Fat is essential for kids

Fat comes in good and bad forms, and too much bad fat in your diet can contribute to obesity.

However, research has shown that too little fat can also be very bad, particularly for children.

Nancy Morse, Chief Scientific Officer of UK natural healthcare company Efamol Ltd specialising in research and development of essential fatty acids supplements, explained during her visit to Australia in March that the so called ‘good fats’ are essential to children’s development and brain function.

“There are two ‘families’ of essential fatty acids (EFAs), the omega-6 and omega-3 series, which are an essential component of a healthy diet as they cannot be produced by our body,” Morse explained.

“About 60 per cent of the human brain is made of fat and the most abundant fatty acid in the brain is DHA (docosahexaenoic acid). Since our body cannot produce essential fatty acids, we need to ensure that they are present in sufficient quantities in our diet or through supplements,” she said.

Morse gave five reasons why essential fatty acids are crucial to children’s brain and body development:

  • Fatty acids are involved in producing substances that help regulate bone formation. For children, they are really important as they constantly need to create body tissues to grow.
  • Fatty acids are also linked to the development of healthy and supple joints.
  • A deficiency in essential fatty acids may contribute to a range of health problems in children including abnormal behaviour and mood, learning and concentration difficulties, bone abnormalities, asthma, eczema and allergies.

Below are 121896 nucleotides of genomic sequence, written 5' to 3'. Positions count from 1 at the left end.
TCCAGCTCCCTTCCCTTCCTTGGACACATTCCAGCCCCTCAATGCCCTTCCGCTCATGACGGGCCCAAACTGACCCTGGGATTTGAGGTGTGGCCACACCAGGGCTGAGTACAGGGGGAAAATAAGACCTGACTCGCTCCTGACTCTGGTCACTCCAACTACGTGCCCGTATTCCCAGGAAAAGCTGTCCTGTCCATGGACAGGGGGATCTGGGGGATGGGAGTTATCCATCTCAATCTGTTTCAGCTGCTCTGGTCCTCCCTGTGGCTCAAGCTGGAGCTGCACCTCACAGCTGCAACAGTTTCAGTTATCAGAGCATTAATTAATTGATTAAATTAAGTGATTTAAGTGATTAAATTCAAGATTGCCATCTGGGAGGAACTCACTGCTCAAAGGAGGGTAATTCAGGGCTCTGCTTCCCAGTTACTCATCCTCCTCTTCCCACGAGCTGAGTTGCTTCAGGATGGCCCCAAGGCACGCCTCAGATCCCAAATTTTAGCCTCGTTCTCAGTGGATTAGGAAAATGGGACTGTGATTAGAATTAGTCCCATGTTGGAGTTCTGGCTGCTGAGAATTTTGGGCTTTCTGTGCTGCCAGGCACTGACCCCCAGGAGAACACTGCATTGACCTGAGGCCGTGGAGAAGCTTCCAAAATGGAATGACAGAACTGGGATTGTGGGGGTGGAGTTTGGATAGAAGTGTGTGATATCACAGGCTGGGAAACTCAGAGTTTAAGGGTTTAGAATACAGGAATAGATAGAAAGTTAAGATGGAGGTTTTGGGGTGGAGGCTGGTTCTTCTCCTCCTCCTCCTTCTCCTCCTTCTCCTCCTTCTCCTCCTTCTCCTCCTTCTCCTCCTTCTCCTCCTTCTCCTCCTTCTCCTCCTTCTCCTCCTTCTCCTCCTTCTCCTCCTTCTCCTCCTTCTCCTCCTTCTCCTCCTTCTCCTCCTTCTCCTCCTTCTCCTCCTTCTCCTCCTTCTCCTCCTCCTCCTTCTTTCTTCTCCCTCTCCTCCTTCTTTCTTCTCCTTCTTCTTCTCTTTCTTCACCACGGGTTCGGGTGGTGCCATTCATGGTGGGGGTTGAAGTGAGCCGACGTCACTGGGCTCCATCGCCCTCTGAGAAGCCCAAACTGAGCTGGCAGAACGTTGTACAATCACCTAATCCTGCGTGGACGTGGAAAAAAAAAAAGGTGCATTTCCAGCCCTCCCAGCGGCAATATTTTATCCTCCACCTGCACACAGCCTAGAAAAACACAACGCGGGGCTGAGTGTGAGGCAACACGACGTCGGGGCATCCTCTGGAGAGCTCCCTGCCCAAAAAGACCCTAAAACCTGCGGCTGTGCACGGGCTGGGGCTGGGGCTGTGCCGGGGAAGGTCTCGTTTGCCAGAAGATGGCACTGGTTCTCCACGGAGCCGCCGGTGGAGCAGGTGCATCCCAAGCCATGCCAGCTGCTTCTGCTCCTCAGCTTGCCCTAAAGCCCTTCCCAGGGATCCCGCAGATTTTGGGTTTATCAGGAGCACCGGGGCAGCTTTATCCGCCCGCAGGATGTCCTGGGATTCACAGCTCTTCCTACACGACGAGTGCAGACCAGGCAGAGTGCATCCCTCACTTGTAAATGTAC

• Omega-3 and omega-6 also help children’s brain receptors communicate the right message. If the brain receptors happen to be surrounded by the wrong fat, they will respond incorrectly.
  • Essential fatty acids are also needed by the body for the role they play in the structure of nerve cells in the eye.
Other benefits of consuming the right fatty acids include younger looking and healthier skin. Since fatty acids can also help to lower blood pressure and the incidence of irregular heart beat, a person with a recommended level of omega-3 would be more likely to avoid a heart attack.

Long chain omega-3 fatty acids are found in abundance in oily fish and, to a lesser extent, in white fish, other seafood, lean meat and eggs, which should all be a component of a healthy diet.

Unfortunately, the body's conversion of fatty acids to Long Chain Polyunsaturated fatty acids is an inefficient process, especially in the very early and late stages of our lives and during times of stress or illness, hence the need to supplement with DHA-rich fish oil.

motherinc.com.au thanks Planet Health for this article. Readers seeking more information should logo onto www.planethealth.com.au